· Yesterday morning Messrs. Campbell and Maury, of Tennessee, had a pugilistic encounter in the House, a few minutes after it adjourned. They were much bruised, and each received a brace of black eyes. The circumstances were as follows:-It appears that, early on Sunday morn ing, Mr. Maury was very active in procuring a call of the House, in order to show to the country who were the delinquents. Mr. Campbell was among the absentees, and was brought to the bar with the rest in custody of the Serjeant-at-arms. At eight o'clock, when the House adjourned, the latter went to his colleague and reproached him for his conduct in aiding the call, at the same time alleging that Mr. M. had done it with a view to injure him (Mr. C.) at home, among his constituents. Crimination and recrimination followed, and each gentleman honoured his opponent with the epithet of 'liar,' scoundrel,' and so forth. As might be expected, a personal conflict was the result, and blows were bestowed in abundance. Not more than five members remained when the fracas commenced, and they, of course, did not attempt to interfere. After the belligerents had belaboured each other to their heart's content, they suspended hostilities, retired to their respective homes, and have not been seen since. It is said they are so well satisfied with their mutual inflictions, that no doubts åre entertained as to further proceedings."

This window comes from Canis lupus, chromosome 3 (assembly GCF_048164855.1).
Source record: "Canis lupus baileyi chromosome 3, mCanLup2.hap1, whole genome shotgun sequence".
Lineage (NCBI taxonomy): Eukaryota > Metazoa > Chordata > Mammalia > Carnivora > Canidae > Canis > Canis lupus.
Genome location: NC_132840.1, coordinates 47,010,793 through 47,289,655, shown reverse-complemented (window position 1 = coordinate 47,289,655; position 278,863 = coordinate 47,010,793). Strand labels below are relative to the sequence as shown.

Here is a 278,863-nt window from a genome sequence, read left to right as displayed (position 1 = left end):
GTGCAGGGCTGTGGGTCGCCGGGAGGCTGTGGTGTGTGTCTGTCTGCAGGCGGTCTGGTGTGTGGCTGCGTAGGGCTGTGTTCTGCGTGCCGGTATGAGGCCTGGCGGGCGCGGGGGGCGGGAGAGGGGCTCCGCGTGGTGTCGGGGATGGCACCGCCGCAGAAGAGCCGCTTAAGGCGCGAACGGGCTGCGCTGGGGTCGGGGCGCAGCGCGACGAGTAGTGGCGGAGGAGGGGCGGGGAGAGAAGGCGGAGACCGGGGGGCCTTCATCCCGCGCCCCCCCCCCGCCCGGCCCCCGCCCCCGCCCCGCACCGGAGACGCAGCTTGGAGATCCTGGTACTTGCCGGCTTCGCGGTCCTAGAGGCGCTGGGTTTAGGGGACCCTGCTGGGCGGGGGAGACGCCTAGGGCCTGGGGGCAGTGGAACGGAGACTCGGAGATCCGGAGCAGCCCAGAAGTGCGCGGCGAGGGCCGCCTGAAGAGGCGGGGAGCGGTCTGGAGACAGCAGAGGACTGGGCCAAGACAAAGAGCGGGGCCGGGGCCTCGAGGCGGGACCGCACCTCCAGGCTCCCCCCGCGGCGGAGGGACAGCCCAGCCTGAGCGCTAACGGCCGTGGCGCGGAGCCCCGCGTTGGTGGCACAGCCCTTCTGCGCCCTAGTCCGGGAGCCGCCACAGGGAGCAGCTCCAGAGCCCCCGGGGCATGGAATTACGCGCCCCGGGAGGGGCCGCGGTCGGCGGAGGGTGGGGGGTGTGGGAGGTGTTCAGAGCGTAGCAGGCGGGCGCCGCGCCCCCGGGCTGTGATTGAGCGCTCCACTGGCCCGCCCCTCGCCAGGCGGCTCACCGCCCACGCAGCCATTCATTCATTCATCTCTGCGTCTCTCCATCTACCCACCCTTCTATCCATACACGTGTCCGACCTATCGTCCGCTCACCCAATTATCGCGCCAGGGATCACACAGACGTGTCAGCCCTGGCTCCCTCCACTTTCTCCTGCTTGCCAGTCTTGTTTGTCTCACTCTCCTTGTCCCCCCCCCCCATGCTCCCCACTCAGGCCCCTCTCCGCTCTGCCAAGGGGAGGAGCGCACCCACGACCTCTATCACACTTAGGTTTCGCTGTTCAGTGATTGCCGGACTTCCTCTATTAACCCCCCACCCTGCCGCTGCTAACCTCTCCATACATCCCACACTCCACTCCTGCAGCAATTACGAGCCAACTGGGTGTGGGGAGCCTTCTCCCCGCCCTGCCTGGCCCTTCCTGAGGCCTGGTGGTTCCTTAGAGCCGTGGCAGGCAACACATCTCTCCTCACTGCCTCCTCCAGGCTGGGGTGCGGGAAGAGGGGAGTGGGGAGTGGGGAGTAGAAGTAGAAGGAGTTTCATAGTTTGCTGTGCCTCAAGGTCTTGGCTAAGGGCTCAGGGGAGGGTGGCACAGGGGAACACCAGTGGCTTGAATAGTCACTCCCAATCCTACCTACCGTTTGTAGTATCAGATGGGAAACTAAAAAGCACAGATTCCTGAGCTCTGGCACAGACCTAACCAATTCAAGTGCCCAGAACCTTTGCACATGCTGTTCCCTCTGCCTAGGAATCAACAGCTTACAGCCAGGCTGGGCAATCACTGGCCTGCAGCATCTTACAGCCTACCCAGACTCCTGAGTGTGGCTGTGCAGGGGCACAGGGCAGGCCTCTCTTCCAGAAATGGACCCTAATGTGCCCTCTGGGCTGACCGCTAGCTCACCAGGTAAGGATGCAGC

The Waynesburg, Greene County, Messenger, 1837, mentions that an atrocious attempt was made to assassinate Samuel Nixon, one of the associate judges of the county of Fayette. The circumstances are given in the Messenger as follows:— "The judge was sitting in his room reading by candle-light, when an unusual barking of his dog attracted his attention. He rose from his seat, and drew aside the window-blind, holding the candle in his hand, for the purpose of looking out and seeing what excited the dog. Immediately upon his drawing aside the blind, he heard a gun or pistol discharged, the flash of which he saw but a few yards from him. He hastened to the door, when he saw a horseman, evidently muffled, moving rapidly from the direction of the discharge. From subsequent examination, there was no doubt but the desperado had been waiting some time for an opportunity of effecting his diabolical purpose. This was shown from the tracks left